Date of Award
Master of Science
Department of Engineering Physics
Michael V. Pak, PhD
A large barrier to practical quantum computation exists in the form of qubit decoherence, which leads to high noise and error when implementing quantum algorithms. A potential solution to this problem is the use of topologically-protected Majorana-based qubits, as their nonlocal nature and unique non-abelian exchange statistics render them virtually immune to decoherence while still allowing the state to be easily manipulated. For such a qubit to be constructed, it is essential to know the locations of the Majorana-hosting vortices in the system. This work presents a solution for the formation locations of vortices in a 2x2 superconducting island array, paving the way for the analysis of larger arrays that allow for the physical exchange of particles. Additionally, a method for determining the vortex locations in an irregularly-shaped Josephson junction is derived, allowing for accurate predictions of Majorana fermion locations in manufactured systems where the junctions may not be perfectly straight.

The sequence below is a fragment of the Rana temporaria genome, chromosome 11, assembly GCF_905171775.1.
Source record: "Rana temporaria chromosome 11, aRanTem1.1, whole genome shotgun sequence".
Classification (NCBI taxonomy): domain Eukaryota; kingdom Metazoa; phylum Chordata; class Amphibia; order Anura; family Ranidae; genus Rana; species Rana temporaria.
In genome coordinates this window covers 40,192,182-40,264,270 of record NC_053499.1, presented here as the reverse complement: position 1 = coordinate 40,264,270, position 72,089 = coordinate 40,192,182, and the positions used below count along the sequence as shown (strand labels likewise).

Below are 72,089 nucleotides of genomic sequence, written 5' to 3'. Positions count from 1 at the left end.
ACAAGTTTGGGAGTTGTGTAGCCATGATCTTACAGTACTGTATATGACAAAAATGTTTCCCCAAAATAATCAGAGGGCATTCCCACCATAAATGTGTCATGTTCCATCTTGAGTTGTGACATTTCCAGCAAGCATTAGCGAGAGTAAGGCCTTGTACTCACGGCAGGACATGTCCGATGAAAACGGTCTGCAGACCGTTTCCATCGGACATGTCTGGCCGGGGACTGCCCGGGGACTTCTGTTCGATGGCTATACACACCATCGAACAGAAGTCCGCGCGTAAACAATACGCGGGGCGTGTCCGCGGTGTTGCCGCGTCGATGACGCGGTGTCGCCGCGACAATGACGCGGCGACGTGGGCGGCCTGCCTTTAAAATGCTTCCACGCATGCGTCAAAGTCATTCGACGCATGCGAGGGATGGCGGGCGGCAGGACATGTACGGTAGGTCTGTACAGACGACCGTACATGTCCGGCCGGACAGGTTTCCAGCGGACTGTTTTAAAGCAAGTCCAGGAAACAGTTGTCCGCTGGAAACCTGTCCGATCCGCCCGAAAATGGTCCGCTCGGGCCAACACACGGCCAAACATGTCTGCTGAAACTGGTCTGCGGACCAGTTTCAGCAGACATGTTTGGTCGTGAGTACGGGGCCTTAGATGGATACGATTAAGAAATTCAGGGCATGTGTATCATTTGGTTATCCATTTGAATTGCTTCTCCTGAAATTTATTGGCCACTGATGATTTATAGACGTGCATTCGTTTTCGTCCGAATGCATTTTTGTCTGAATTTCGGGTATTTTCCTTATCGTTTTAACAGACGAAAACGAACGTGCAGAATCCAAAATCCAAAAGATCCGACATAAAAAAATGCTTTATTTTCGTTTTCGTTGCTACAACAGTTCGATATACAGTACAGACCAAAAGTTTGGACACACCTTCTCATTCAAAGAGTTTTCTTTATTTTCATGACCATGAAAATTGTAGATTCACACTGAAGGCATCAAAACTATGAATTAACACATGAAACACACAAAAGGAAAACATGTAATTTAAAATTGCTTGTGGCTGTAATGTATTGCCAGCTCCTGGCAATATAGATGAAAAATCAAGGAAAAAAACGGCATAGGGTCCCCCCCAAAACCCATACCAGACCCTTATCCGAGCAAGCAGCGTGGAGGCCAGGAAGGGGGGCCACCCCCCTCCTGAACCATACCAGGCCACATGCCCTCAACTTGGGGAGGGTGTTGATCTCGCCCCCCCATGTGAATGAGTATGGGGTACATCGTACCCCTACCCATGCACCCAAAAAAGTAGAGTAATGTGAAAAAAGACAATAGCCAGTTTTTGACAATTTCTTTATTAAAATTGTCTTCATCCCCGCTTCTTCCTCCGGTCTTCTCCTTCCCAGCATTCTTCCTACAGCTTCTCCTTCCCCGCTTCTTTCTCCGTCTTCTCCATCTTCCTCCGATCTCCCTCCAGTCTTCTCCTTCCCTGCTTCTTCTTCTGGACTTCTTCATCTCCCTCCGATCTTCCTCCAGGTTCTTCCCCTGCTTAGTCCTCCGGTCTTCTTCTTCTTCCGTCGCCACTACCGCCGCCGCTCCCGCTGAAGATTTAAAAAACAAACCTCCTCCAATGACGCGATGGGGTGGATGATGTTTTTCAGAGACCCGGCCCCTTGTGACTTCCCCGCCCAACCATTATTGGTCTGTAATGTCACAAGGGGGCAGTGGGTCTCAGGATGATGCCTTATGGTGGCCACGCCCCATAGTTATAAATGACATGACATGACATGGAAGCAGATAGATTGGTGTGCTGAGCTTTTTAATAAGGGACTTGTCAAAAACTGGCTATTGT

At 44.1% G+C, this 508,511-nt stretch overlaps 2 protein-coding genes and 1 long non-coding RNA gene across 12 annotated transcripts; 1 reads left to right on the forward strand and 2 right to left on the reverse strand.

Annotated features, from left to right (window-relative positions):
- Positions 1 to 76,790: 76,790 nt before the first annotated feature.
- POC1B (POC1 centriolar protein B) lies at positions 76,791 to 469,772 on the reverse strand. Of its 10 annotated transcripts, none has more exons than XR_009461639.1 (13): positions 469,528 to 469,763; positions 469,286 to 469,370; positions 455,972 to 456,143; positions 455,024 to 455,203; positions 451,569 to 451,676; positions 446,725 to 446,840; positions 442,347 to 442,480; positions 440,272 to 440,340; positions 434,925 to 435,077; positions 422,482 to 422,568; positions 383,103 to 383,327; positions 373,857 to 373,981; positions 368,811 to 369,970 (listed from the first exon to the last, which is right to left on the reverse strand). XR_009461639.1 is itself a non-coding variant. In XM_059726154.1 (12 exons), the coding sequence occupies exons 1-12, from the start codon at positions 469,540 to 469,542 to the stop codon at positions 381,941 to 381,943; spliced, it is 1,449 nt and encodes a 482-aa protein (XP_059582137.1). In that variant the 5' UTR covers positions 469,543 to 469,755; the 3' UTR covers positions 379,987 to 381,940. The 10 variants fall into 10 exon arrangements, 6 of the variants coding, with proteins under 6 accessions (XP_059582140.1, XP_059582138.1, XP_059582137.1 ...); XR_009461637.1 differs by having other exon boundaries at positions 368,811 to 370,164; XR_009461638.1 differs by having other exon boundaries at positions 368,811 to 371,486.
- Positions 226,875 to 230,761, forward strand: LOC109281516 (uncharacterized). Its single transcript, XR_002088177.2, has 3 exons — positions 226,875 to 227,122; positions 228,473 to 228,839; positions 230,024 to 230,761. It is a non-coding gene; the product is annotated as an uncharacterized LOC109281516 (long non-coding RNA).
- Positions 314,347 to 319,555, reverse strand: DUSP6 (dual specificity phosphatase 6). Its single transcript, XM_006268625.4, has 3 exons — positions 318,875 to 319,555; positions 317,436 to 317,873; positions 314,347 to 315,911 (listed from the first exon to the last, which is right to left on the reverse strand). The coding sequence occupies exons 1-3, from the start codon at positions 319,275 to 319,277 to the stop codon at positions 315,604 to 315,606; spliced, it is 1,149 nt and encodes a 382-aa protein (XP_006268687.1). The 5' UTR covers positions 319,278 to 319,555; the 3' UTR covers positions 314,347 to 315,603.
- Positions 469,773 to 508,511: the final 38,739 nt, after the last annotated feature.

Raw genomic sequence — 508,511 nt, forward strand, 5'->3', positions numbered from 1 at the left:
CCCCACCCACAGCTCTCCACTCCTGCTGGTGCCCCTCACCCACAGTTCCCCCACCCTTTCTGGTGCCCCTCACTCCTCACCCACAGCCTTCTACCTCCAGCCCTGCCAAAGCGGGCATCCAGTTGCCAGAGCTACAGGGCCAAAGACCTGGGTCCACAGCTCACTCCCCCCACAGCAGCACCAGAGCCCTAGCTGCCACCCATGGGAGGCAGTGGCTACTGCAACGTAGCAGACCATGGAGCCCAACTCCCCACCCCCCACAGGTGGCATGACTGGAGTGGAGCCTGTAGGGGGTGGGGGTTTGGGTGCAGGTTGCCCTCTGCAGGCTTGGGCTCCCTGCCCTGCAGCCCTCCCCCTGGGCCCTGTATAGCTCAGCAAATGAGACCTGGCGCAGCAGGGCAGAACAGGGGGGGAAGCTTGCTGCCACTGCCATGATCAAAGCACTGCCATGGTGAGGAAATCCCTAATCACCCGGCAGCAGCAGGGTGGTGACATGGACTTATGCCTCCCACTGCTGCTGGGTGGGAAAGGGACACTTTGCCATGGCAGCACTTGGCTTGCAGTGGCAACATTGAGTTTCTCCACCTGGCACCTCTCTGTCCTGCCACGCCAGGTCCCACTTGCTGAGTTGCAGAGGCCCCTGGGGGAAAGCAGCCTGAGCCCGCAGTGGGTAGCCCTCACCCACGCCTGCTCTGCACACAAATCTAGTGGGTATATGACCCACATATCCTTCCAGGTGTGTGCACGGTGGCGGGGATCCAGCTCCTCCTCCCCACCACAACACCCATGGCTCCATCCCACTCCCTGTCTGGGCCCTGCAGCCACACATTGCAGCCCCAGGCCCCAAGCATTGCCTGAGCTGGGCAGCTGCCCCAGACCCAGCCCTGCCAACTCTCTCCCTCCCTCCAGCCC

DTIC Accession Number
Kowalski, Casey L., "Determination of Vortex Locations in a 2x2 Array of Josephson Junctions for Topological Quantum Computation" (2022). Theses and Dissertations. 5467.